Chapter 6: Visual Effects

Let’s face it: animations are eye-catchers for clients. Beyond that, they’re eye-catchers for anyone; that’s their purpose. In the same fashion of chapter 5, the nitty gritty details of animation with JavaScript are explained before disclosing how these effects are accomplished using the set of libraries discussed throughout the book.

Chapter 7: Form Validation and JavaScript

In my opinion, form validation is absolutely one of the best ways to use JavaScript to progressively enhance a document. While client-side validation can save readers a step, the importance of server-side validation is discussed first. Beyond a validation code example, you’re also walked through a validation example using Ajax explained in great detail.

Chapter 8: Case Study: FAQ Facelift

I’m a big fan of using case studies to apply a variety of principles to a single example. Using a ‘real-life’ scenario really helps to drive a point home, and that’s just how things turn out for Chapter 8: Case Study: FAQ Facelift. A page of frequently asked questions is dissected and discussed throughout the chapter, progressively enhancing the document along the way. In the end, many of the topics previously mentioned were effectively put into practice.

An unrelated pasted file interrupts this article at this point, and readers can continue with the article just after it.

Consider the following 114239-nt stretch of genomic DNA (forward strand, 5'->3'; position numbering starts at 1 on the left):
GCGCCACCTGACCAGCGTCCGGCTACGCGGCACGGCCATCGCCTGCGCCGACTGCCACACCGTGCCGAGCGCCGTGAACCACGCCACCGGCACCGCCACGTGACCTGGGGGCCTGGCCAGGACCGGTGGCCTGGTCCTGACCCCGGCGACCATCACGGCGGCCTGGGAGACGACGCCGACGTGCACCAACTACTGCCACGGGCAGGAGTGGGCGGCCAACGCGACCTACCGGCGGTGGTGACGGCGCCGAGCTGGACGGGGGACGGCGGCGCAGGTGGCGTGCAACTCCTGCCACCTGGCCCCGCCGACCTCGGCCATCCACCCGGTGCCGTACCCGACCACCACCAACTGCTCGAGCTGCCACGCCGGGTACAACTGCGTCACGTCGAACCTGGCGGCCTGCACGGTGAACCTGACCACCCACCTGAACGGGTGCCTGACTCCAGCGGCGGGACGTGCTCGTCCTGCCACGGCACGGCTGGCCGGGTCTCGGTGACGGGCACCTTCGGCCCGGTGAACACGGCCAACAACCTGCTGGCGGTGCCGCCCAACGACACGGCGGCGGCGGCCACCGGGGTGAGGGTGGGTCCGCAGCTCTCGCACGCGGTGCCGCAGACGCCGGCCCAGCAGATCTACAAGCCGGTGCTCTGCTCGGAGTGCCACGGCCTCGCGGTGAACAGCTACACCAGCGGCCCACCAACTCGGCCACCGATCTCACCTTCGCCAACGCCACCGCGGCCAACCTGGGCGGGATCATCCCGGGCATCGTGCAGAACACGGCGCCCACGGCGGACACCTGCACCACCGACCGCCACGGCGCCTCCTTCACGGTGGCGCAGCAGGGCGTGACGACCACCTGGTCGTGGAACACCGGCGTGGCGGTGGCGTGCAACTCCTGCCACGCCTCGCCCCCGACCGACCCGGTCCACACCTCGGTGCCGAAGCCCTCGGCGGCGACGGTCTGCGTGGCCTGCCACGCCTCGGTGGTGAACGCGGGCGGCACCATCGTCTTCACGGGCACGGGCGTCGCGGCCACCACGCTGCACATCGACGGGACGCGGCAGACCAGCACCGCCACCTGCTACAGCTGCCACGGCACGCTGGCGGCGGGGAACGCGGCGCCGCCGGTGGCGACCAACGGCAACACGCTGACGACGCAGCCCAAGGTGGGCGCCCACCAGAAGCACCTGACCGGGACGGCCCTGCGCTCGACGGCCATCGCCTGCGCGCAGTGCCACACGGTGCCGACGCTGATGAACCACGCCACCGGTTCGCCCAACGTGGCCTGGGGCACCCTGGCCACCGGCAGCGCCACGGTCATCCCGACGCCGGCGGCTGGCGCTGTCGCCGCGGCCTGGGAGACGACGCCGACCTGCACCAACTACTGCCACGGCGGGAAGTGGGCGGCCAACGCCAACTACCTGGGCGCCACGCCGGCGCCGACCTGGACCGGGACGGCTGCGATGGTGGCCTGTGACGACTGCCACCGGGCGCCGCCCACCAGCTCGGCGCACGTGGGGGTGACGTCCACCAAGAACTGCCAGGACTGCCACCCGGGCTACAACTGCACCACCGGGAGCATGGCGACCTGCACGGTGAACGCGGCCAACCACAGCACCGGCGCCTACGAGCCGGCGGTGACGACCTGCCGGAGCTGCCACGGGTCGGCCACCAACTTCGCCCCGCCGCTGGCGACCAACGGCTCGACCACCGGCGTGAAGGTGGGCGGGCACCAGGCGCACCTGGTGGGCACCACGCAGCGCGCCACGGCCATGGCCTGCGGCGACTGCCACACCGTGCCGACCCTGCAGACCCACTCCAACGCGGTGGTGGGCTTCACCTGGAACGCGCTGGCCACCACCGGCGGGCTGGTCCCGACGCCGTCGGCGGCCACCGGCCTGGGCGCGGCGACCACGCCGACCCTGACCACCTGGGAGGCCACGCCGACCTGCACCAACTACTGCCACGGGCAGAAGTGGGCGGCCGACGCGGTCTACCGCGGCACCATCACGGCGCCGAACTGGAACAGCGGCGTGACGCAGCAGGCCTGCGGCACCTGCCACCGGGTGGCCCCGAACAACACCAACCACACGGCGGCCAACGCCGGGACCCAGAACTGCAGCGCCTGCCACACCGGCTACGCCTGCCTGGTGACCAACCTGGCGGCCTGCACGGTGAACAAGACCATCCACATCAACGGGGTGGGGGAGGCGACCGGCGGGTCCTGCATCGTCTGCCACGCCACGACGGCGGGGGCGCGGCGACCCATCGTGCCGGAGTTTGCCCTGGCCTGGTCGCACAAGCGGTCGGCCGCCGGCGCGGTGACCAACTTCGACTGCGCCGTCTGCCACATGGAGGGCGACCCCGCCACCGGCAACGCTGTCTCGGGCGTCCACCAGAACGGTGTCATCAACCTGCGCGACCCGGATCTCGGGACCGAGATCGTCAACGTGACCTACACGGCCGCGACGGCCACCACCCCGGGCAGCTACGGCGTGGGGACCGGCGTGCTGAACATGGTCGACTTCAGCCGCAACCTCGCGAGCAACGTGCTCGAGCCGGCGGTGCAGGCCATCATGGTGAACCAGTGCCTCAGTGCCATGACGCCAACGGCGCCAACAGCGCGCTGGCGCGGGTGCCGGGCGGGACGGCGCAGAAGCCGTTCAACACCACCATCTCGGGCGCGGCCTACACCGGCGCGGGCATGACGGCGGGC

Chapter 9: A Dynamic Help System

As a closure, an extremely in-depth example is provided. From start to finish, you’re walked through the construction of a progressively enhanced sidebar to provide some help to a reader. You’re walked through everything from the planning stages to implementation and the example is a fantastic way to finish the book. Mr. Snook is adamant in explaining what technology he employs for each example, continually mentioning that it’s not the only way to get things done.

In closing

What’s great about this book, is that in the end, there is no doubt about it that JavaScript libraries aren’t what make the magic happen; the JavaScript does. I’m really thrilled to have read this book and absolutely recommend you add it to your library.